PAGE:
Karela (Bitter Gourd) farming in India & Cultivation guide
Bitter Gourd, Commonly known as Karela in Hindi, Pavakkai in Tamil or Kaipakka in Malayalam is a bitter vegetable commonly consumed in india. Its considered a melon and also goes by the name of Bitter melon in some other countries. The fruit is bitter but edible.
Bitter Gourd or Karela is one of the few crops which requires work through out its life cycle and care beyond most people would care to admit. It is one of the few crops which requires pesticides and proper fertigation through out its life cycle. Karela requires pandals or some form of structure for it to climb. Without the structure, yield will reduce and the fruit which touches the ground usually rot.
Karela is also prone to a wide range of pests and diseases. thrips, Blights and a range of fungal and viral diseases are common in Karela. Timely application of pesticides are recommended. Organic produce is rare commercially when it comes to karela. Due to its vulnerable nature, pesticides are often the only easy solution to assure profits.
Karela has over 10 vommonly grown commercial varieties today. Some are long and others are short. The yield depends on the variety. while some varieties are known to have short fruits but yield the same variety as the longer ones, there are others which are usually low in yield and but the fruits are considerably long.
Most customers and traders prefer smaller fruits because they can sell in smaller amounts. While larger fruits are usually 300 grams per fruit, the smaller ones are less than a 100 grams per fruit. This makes it easier for traders to weight smaller amounts and also for customers to get the nearest weight possible for the fruit.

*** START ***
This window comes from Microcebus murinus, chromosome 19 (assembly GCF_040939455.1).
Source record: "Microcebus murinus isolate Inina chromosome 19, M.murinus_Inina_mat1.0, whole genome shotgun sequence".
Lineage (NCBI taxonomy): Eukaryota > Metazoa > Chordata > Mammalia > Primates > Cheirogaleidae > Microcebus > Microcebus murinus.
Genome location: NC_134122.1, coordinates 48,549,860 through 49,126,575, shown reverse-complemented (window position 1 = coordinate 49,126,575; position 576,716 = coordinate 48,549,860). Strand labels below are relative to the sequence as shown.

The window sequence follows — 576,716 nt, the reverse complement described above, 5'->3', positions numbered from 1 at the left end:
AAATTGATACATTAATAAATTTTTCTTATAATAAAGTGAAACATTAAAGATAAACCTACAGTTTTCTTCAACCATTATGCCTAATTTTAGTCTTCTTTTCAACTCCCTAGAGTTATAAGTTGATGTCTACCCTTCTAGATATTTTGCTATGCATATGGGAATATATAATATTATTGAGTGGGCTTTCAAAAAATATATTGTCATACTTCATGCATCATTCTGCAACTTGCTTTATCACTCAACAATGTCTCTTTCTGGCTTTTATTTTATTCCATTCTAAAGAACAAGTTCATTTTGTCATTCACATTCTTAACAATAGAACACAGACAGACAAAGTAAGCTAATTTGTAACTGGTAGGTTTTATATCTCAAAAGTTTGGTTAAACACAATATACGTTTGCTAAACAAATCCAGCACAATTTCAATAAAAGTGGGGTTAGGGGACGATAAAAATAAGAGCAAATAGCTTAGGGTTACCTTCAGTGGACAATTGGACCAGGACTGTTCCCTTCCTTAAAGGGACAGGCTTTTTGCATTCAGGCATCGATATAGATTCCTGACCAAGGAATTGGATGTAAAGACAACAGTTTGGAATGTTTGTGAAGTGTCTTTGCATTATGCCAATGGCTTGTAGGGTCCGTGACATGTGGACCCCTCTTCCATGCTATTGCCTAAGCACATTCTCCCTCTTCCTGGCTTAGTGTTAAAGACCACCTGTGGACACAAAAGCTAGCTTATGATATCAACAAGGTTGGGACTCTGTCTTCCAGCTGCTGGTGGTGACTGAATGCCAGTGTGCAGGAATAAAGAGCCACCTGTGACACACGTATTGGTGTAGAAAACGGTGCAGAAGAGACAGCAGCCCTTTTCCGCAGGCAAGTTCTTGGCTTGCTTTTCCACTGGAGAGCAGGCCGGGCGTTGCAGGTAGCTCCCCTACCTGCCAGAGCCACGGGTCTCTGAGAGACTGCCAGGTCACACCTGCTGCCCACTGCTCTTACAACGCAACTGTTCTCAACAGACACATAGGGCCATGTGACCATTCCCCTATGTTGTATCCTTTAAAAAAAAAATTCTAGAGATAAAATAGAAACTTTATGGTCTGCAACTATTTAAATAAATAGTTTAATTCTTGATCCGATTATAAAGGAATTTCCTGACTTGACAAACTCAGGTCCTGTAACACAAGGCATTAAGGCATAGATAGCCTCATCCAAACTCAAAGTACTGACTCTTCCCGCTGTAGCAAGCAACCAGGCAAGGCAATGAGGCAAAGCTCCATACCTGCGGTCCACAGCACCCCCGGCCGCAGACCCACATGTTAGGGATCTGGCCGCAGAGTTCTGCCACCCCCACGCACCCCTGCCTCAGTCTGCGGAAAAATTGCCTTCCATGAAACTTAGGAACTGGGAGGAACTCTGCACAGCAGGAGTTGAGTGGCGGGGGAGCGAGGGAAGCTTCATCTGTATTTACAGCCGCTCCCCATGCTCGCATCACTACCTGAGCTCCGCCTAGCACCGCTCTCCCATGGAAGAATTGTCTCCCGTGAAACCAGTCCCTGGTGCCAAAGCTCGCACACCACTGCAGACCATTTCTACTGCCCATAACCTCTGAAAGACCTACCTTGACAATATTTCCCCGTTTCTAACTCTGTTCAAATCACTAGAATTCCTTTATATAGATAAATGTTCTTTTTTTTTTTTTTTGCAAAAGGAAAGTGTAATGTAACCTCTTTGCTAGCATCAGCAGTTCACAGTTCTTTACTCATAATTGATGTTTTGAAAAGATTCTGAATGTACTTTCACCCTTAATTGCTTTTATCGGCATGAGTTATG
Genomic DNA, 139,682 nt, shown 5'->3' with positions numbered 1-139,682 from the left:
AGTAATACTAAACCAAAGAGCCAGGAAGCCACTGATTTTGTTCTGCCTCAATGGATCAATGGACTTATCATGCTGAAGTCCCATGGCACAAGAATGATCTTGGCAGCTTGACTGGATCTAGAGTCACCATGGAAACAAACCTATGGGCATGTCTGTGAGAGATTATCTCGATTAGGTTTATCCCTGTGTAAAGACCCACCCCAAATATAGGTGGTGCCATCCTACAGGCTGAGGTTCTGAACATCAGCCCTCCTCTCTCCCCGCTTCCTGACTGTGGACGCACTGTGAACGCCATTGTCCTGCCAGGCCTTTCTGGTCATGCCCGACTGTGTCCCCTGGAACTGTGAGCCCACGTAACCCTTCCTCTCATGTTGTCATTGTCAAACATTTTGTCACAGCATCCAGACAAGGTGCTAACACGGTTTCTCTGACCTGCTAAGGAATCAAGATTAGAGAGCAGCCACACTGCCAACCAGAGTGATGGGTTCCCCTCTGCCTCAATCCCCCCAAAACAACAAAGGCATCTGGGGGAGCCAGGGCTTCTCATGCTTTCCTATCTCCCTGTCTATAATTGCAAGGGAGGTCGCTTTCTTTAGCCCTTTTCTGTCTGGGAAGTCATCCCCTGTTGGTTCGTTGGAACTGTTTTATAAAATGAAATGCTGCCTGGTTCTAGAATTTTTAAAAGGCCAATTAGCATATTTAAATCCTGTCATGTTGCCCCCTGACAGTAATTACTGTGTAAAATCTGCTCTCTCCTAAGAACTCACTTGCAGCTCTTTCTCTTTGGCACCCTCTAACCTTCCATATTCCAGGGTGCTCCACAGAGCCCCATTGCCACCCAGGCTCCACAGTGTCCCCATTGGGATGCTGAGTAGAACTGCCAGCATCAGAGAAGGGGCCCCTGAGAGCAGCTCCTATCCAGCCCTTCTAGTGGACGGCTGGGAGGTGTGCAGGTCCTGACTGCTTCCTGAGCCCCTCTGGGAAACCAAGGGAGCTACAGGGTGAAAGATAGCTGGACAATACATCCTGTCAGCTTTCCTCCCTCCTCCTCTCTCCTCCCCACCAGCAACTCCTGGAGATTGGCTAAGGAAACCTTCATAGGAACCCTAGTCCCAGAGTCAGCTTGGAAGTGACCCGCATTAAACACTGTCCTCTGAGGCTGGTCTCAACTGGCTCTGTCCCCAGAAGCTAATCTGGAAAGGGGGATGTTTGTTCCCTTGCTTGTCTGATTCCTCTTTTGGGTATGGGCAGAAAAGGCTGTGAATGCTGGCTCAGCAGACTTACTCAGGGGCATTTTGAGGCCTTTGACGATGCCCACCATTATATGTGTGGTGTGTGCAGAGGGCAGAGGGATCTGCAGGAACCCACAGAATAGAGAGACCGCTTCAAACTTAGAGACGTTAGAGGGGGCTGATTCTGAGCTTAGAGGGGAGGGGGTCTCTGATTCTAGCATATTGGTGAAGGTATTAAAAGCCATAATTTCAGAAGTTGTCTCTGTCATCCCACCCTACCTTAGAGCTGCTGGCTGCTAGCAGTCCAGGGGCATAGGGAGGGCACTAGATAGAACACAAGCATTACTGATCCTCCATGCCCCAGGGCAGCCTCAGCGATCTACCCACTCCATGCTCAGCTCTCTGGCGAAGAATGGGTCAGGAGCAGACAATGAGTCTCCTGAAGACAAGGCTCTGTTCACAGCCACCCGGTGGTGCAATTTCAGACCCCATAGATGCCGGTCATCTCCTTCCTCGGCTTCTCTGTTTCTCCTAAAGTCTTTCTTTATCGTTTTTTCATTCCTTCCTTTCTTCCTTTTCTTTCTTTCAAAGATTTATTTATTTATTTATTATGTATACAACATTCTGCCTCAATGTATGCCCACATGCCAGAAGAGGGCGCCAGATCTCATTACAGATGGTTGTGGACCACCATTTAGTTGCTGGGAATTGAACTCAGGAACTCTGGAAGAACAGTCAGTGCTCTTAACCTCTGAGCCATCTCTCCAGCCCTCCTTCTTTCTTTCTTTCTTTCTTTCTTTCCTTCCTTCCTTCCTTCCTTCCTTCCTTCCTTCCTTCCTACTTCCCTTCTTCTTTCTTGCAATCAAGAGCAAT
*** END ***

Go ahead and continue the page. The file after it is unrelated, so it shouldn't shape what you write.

Karela is Highly profitable. Unfortunately, i havent found anyone profiting from Organic Karela commercially. If you really want karela to grow organically, its best done if you can grow them yourself at home.
Karela producing states in India
- Andhra Pradesh
- Madhya Pradesh
- Uttar Pradesh
- Tamil Nadu
Karela Varieties commonly Cultivated commercially
|Variety||Yield Per hectare|
|Pusa Do Mausami||12-15|
|Preethi (MC 4)||15|
|Pusa Hybrid 1||20|
Soil and Climatic conditions
Bitter gourd tolerates almost all kind of soil. Black soil with Rich organic matter, Sandy loam or Sandy soil is good for Bittergourd cultivation. Ensure that its not rocky soil and the PH is between 6 and 7.5. The most important factor for Bitter gourd cultivation is the moisture content. The plant does not tolerate flood and should be watered adequately. Farmers are known to irrigate their farm with drip irrigation 3 times a week for just one hour. Thats sufficient for bitter gourd. Too much water and water stagnation has poor consequence on the plant and chances of various fungal diseases including blight.
June- July and January-February is considered the best time to start sowing seeds. Too much of rains is not good for the plant and could cause diseases. The plant does great between the temperature of 14 and 35 degrees. Colder climate will cause flower drop and diseases , reducing yield in the due course. Maintenance of the plant is higher with lower temperature , incurring cost on the farmer. Always ensure right weather before planting bitter gourd.